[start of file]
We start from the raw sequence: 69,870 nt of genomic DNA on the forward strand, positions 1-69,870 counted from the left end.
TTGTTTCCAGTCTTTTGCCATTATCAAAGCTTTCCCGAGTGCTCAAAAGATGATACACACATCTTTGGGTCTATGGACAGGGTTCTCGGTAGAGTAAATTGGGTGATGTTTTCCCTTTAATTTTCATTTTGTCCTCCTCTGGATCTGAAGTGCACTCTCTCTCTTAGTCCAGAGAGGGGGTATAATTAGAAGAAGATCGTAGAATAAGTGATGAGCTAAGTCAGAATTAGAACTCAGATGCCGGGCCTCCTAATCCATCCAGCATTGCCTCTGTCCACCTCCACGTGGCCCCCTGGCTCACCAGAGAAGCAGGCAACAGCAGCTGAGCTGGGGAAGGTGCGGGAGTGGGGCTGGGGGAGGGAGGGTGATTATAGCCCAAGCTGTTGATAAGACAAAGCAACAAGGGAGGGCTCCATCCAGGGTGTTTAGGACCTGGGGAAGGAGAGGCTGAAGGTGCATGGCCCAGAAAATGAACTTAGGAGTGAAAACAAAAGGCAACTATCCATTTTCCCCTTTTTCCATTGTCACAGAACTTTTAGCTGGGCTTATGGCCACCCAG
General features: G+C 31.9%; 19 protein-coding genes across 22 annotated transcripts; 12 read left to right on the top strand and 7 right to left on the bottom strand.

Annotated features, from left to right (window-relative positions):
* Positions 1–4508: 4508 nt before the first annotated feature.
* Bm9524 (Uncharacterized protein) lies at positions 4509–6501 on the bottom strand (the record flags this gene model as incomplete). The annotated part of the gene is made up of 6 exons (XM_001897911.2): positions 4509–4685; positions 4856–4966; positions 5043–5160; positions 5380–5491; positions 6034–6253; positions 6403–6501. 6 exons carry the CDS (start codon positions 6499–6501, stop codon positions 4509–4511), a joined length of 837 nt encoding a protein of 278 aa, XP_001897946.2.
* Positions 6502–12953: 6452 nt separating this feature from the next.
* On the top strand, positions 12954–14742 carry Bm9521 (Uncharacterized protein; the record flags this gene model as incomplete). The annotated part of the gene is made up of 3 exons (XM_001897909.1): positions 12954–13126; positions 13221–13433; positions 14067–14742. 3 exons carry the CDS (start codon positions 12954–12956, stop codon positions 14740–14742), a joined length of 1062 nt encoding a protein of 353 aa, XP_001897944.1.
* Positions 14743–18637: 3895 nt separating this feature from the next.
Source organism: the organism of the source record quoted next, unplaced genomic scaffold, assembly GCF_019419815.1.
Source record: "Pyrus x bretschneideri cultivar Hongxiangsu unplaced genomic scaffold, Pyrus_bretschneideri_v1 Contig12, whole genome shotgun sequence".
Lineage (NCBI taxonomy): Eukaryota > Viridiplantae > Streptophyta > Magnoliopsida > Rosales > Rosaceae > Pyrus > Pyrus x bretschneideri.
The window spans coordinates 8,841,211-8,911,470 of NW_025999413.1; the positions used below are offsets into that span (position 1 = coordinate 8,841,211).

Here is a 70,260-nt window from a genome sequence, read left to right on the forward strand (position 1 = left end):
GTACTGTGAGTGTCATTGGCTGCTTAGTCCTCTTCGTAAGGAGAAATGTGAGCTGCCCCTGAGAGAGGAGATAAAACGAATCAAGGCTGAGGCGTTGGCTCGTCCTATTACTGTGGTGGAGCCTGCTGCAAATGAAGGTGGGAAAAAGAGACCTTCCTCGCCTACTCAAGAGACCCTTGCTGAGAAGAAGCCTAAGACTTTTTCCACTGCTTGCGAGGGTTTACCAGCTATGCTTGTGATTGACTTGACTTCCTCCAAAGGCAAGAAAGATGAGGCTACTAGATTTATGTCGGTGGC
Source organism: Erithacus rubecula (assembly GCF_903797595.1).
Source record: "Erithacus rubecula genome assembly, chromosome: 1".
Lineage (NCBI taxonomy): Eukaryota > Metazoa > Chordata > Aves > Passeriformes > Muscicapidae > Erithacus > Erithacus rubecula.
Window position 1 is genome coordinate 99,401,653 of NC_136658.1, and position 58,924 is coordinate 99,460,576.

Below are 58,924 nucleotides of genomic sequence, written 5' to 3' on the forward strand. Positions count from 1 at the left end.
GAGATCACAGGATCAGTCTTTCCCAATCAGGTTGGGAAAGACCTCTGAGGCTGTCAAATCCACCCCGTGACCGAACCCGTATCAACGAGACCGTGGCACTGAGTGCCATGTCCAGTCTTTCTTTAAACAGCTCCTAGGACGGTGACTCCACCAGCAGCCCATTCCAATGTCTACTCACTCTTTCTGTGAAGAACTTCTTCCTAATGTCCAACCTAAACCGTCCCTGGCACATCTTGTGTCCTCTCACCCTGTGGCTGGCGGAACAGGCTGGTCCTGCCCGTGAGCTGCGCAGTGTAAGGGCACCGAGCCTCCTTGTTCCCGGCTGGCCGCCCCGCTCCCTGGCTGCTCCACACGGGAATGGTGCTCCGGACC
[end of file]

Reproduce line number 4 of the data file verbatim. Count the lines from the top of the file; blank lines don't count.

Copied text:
Annotated features, from left to right (window-relative positions):